In a recent post on the Google Webmaster Central Blog, Google highlights several changes it has made to the way that websites rank on mobile search and copywriters everywhere need to be alert. These include changes to the way faulty URL redirects are handled and the penalisation of error pages that occur only on smartphones.

In a further developer resource, Google discusses some common mistakes to avoid (so you can bet that these feature in their algorithms), and amongst these are ‘App download interstitials’, better known as pop-ups. These interstitials are used by many app developers to promote their apps to mobile users, and by others to draw attention to things like mailing lists. But Google says that these, “may be too disruptive to the visitor’s usage of the site”, and, “may cause indexing issues of smartphone-optimised content.”

Let’s face it, pop-ups are also just plain annoying, particularly if you’ve just arrived at a site. Google recommends instead using banner ads to promote apps and other features, but there are other ways which can be far more effective.

Can copywriters offer an alternative?

Rather than trying to capture users’ attention with visual interruptions (a tactic that seldom works), developers can instead use copywriters to promote their apps, or anything else for that matter.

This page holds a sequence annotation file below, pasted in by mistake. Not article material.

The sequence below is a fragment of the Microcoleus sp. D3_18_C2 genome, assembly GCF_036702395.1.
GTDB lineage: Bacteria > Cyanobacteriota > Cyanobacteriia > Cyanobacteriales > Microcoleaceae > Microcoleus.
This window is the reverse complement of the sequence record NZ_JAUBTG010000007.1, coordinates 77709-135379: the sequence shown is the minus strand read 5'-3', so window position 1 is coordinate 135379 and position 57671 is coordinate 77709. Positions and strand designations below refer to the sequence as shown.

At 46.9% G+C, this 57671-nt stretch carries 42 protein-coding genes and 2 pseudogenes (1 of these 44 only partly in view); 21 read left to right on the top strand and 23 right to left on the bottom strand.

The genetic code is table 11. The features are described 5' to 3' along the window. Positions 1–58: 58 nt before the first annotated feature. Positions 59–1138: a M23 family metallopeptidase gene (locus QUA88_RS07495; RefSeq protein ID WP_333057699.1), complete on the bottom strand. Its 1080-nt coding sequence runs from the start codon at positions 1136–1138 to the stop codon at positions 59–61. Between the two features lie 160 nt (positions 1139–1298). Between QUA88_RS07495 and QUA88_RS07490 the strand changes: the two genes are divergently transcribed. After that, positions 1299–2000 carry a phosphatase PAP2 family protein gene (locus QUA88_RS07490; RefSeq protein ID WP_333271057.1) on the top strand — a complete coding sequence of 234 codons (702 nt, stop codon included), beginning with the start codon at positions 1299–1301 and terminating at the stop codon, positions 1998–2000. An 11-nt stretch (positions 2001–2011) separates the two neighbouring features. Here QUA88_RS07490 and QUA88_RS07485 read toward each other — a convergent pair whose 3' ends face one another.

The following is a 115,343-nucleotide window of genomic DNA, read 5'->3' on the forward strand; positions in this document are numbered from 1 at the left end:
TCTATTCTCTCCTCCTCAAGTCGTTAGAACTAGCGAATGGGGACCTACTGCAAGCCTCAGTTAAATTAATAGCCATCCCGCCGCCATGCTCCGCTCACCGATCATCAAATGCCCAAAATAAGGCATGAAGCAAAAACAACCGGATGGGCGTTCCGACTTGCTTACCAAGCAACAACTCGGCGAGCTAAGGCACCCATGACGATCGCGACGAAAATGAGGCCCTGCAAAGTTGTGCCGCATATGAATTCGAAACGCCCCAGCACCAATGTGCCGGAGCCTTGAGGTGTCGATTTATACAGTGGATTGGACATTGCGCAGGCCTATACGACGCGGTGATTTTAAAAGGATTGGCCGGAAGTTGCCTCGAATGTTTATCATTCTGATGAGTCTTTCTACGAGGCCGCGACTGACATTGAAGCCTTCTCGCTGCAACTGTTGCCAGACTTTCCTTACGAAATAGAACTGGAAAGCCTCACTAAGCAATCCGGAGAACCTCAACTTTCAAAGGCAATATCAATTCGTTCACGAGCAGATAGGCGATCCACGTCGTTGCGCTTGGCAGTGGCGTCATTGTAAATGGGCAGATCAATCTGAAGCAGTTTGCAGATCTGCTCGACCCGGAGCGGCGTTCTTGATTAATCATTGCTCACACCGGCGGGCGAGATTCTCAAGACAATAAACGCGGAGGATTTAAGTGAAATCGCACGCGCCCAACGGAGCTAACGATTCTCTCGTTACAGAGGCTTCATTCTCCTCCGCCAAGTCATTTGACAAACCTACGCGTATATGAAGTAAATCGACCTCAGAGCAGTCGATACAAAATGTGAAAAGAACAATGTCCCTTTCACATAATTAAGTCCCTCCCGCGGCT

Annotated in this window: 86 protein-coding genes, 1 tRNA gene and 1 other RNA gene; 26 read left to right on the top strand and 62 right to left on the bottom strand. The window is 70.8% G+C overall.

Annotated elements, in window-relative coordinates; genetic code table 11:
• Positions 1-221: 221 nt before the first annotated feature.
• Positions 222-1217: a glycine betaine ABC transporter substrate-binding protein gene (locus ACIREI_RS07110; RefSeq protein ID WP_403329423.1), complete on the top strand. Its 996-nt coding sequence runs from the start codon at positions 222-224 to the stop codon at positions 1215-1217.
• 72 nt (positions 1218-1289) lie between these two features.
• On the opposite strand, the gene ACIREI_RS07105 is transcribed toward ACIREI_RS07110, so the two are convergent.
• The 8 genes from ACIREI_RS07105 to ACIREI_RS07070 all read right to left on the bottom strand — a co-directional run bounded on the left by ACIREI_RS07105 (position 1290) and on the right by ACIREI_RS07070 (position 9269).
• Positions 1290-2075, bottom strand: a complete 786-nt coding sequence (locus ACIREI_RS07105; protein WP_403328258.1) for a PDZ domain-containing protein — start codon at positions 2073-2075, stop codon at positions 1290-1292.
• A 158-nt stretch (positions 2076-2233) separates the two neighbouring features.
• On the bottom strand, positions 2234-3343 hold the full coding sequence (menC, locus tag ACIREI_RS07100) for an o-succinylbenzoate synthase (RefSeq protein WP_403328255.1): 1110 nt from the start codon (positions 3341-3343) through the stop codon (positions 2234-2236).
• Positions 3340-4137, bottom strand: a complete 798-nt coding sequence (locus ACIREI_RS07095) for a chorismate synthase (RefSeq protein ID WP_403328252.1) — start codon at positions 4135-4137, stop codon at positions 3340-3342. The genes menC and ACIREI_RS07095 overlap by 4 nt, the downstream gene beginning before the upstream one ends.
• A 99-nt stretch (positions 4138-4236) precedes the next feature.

Weaving mentions of your app into your main content wherever appropriate is an effective way of bringing it to the attention of your visitors, and you can easily direct them to the download by using clickable anchor text. Wherever you mention it, good copywriting should also bring their attention to one or more benefits that they will get from the download. This helps to paint it as something that they themselves need, as opposed to something you’re trying to sell them.

You can also use targeted landing pages to promote your app. These should be concise, snappy, and they should once again draw attention to the key benefits. Use relevant keywords to bring traffic directly to this page of your site, without the need for annoying pop-ups.

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